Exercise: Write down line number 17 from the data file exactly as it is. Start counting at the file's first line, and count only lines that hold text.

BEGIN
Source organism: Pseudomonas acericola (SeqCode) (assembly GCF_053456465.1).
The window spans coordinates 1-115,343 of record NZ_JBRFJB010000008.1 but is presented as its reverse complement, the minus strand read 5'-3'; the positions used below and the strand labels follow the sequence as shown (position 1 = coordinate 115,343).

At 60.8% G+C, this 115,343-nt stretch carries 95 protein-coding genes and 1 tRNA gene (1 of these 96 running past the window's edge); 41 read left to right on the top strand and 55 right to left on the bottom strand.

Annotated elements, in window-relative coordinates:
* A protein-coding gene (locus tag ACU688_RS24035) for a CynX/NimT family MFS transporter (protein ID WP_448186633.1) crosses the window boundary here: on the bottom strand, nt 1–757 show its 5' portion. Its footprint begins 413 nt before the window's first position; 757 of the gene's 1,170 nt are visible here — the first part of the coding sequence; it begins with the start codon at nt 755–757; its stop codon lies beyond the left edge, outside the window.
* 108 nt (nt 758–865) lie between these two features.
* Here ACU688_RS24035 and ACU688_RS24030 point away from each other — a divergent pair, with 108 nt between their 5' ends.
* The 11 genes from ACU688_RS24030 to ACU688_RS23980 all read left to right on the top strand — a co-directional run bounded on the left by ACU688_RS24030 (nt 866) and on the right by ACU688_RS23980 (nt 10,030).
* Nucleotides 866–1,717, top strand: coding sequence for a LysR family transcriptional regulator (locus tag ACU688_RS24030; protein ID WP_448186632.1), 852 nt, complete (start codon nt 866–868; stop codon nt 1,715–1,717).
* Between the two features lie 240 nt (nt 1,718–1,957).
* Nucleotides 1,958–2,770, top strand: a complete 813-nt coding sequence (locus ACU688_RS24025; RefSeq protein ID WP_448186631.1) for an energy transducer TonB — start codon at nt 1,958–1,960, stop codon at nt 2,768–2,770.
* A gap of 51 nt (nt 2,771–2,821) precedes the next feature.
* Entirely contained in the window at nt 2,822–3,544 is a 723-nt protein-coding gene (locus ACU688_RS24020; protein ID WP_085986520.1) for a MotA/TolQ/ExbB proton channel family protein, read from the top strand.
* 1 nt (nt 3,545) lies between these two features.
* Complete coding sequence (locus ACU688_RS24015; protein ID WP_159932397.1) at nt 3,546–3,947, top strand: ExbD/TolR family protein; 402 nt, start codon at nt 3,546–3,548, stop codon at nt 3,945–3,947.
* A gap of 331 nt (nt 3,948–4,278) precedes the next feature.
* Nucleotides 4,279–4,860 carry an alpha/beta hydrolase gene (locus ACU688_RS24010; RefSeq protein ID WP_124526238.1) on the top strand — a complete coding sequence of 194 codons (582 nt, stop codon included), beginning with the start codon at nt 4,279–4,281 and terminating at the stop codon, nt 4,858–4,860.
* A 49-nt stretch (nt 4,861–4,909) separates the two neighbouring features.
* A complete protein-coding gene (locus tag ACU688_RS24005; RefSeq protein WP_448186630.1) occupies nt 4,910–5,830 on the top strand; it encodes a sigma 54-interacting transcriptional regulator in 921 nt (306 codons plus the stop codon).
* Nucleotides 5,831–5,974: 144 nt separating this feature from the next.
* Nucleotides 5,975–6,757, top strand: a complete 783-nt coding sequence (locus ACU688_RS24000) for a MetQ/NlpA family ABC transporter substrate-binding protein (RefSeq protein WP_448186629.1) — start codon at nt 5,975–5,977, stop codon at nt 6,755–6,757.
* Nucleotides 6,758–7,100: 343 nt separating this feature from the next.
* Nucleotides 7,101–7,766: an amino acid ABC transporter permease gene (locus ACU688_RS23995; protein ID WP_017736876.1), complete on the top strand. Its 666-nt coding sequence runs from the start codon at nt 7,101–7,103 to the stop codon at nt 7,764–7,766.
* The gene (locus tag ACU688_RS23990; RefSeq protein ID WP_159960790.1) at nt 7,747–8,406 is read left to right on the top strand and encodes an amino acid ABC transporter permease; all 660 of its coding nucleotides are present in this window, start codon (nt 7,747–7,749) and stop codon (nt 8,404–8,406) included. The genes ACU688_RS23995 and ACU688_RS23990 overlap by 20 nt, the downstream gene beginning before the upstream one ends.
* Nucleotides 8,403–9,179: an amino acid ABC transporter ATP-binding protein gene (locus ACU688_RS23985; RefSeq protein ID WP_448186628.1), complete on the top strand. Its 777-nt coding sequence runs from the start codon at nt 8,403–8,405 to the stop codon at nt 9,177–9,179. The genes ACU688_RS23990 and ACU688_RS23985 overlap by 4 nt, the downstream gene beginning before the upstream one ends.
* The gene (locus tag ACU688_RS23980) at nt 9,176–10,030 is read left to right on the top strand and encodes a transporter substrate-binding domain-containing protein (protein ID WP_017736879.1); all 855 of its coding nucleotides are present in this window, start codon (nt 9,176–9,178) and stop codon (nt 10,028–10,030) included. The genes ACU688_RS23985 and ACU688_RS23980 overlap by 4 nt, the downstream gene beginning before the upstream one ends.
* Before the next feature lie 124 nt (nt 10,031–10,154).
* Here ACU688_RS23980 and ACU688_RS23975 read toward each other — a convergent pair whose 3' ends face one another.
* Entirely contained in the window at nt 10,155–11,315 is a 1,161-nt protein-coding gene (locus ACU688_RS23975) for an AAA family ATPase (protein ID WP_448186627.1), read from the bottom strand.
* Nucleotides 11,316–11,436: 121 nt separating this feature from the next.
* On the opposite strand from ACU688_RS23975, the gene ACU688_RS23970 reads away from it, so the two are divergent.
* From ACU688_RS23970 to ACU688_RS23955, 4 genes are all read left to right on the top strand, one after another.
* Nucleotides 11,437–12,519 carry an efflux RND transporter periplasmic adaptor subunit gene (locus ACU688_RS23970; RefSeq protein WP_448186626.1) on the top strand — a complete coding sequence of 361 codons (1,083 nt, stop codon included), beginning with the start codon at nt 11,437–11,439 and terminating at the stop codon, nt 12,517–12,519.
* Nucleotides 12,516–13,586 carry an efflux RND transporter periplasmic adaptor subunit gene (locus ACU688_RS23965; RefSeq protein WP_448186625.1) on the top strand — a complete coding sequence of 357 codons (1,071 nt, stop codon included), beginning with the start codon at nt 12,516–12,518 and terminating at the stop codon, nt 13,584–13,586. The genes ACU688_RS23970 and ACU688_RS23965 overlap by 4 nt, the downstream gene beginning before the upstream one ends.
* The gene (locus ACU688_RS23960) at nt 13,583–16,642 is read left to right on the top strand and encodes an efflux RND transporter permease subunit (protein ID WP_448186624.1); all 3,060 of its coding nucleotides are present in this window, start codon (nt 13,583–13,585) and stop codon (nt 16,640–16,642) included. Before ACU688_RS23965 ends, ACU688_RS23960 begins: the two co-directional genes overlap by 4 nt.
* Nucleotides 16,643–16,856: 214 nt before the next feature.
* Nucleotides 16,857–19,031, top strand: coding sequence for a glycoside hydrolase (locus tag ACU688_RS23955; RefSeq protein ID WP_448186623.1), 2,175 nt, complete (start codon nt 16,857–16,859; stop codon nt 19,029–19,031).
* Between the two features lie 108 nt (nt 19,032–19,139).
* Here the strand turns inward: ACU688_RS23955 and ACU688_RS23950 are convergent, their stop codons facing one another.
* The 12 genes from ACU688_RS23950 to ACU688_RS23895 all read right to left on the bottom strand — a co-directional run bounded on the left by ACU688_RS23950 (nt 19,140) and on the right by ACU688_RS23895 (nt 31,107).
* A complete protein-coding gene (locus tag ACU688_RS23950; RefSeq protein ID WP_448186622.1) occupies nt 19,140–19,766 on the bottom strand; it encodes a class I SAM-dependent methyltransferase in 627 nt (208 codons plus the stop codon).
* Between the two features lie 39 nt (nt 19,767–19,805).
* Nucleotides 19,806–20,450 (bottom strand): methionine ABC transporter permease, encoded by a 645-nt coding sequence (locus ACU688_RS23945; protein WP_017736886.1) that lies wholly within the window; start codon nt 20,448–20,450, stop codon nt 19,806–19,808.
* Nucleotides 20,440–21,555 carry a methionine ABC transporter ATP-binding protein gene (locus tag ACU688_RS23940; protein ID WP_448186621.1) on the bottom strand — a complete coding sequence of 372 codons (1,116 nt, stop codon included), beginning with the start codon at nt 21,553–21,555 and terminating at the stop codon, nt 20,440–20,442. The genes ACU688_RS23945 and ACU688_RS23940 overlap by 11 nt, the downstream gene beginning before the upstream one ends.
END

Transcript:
* Nucleotides 4,279–4,860 carry an alpha/beta hydrolase gene (locus ACU688_RS24010; RefSeq protein ID WP_124526238.1) on the top strand — a complete coding sequence of 194 codons (582 nt, stop codon included), beginning with the start codon at nt 4,279–4,281 and terminating at the stop codon, nt 4,858–4,860.